The Sacred Sensual Healers course starts in September, and applications are due August 14th, 2020. Below, find out why it is necessary to nurture the American man with new understandings as we move deeper into the 20th century.
All people need to explore their shadow in order to come into fullness and wholeness, but we usually don’t feel like we have permission from anyone in society to do such a thing.
Oftentimes, we’re actually living in a perpetual state of shadow, because we’ve limited ourselves in our thinking of what is possible or allowable for ourselves. What we think is “bad,” or “demonic,” or the “shadow,” is oftentimes the thing we need to do or explore in order to uncover a new part of ourselves that helps us come into clarity and healing. Conversely, the thing we think is the “right” thing, is often the thing that is killing our insides, making us miserable.
The problem is, we have religious leaders who have taught us the concept of “sin” from a young age, and even if we haven’t been brought up in a family that is religious, we have absorbed this concept of badness, wrongness, and sin from our culture.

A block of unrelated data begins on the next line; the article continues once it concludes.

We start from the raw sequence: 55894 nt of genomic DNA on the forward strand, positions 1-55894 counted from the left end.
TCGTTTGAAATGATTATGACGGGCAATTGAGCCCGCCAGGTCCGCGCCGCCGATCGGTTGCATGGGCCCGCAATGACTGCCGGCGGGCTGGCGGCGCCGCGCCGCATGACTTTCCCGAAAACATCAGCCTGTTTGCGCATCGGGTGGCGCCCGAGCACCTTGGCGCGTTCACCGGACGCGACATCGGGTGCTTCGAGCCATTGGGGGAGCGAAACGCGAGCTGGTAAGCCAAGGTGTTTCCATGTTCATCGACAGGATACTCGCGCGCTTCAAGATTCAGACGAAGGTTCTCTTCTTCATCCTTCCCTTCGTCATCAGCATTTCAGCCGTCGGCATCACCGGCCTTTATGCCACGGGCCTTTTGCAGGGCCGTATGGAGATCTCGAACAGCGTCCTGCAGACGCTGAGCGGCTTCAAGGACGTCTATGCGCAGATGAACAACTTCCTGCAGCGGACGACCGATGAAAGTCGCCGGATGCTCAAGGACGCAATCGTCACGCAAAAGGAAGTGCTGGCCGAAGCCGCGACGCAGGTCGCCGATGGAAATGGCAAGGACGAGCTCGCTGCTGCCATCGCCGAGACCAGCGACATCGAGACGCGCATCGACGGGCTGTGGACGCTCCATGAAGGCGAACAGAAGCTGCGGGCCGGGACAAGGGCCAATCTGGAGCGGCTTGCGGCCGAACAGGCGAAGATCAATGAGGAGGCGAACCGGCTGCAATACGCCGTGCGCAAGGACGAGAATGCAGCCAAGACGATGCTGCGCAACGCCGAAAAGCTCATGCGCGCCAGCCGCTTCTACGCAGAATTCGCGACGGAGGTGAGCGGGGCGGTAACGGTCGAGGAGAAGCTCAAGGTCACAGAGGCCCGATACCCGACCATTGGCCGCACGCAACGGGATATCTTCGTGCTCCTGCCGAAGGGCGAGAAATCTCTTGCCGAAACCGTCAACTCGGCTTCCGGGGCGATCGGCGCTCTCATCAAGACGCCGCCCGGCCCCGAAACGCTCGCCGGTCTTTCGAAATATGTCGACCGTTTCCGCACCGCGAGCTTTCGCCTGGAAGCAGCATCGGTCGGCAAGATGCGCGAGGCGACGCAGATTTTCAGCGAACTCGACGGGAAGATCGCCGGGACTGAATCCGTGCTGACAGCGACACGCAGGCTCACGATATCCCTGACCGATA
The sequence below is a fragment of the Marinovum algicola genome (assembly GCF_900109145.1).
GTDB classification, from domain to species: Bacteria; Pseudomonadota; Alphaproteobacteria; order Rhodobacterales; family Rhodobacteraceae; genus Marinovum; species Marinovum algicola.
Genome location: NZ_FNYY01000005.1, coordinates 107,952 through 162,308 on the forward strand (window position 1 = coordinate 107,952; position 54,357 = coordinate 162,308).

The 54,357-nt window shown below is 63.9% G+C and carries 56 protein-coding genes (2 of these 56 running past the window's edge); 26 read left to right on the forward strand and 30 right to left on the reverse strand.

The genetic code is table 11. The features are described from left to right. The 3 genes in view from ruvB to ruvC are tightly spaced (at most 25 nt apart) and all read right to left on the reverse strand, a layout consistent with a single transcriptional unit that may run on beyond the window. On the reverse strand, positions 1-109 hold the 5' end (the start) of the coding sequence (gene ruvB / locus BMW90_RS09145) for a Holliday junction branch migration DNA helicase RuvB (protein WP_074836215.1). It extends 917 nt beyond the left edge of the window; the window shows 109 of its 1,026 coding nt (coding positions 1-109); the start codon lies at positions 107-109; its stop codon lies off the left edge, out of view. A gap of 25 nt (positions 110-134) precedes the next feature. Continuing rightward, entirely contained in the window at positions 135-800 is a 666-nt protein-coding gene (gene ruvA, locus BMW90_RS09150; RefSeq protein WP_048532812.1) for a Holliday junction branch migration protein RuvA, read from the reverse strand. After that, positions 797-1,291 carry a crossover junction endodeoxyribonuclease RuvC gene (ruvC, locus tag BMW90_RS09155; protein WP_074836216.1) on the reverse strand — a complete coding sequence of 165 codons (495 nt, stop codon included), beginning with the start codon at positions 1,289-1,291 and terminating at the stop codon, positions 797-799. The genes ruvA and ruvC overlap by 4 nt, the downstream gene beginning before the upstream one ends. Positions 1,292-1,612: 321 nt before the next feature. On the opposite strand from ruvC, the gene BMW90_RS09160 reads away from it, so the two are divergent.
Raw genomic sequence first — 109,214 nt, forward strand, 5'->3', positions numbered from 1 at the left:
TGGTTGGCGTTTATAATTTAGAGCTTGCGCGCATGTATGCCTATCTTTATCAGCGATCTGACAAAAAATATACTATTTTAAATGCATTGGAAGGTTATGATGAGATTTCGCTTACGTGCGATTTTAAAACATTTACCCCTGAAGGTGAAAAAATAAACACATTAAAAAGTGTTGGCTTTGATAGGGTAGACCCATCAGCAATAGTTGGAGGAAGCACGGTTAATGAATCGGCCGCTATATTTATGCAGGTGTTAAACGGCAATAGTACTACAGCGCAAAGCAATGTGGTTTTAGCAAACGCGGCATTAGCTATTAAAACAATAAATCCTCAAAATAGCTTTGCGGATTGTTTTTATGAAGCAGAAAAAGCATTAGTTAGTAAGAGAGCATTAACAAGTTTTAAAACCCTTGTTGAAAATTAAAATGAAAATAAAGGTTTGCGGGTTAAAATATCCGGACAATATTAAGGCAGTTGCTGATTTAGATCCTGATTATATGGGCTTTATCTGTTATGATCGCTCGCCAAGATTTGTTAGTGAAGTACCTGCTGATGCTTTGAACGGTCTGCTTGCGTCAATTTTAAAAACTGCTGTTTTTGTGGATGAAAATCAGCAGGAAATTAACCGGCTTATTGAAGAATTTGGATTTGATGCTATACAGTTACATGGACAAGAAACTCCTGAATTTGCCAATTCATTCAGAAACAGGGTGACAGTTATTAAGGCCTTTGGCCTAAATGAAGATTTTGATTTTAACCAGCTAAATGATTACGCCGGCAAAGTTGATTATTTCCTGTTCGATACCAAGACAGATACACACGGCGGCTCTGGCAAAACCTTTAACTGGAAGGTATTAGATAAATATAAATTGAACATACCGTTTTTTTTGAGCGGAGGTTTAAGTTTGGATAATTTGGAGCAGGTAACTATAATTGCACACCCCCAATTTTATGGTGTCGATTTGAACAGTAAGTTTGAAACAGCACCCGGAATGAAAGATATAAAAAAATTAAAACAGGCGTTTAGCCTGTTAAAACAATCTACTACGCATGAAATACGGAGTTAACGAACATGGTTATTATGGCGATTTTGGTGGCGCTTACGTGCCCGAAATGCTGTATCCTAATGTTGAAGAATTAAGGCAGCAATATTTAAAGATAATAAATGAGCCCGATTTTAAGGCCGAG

If you ask someone what a sin is, she or he may give wildly different answers. So let’s try this: sin is anything that causes a person to suffer on a soul-level. Also, sin is stepping out of alignment with your soul’s purpose, any distraction or misstep that gets you off the path of healing and wholeness.
Jesus, by the way, loved sinners. He had a field day with them, and played with the meaning of “sin” and “sinner” at that time. “Sinners” were the humble, the ones who acknowledged they were imperfect, but loved wildly anyway, and engaged in the fullness of life. The “righteous” were the ones who thought they were above learning and above everyone else. Jesus didn’t enjoy them so much. He spoke against them the most. He called the “righteous” lawmakers, priests, Pharisees.
The Christocentric framework our culture has adopted is emotionally abusive, and not in line with Jesus’s teachings at all. This framework tells us that we’re wrong or bad, and then tells us that the people who are going to fix us are the Christian leadership and authority figures, so that we become dependent on them and continue to feed into their power, egocentrism, and domination.
Often, those authority figures have limited knowledge about exploring edges and coming into awakening, because they have followed a rigid framework that at some point, falls away and leaves them scrambling alongside everyone else. Rigid authority figures are often more concerned with rules, order, power and status, than they are in living a true and authentic life. And Spirit calls us to authenticity, to renewal. It breathes, most often, from the margins, and from what is wild, like a thunderstorm.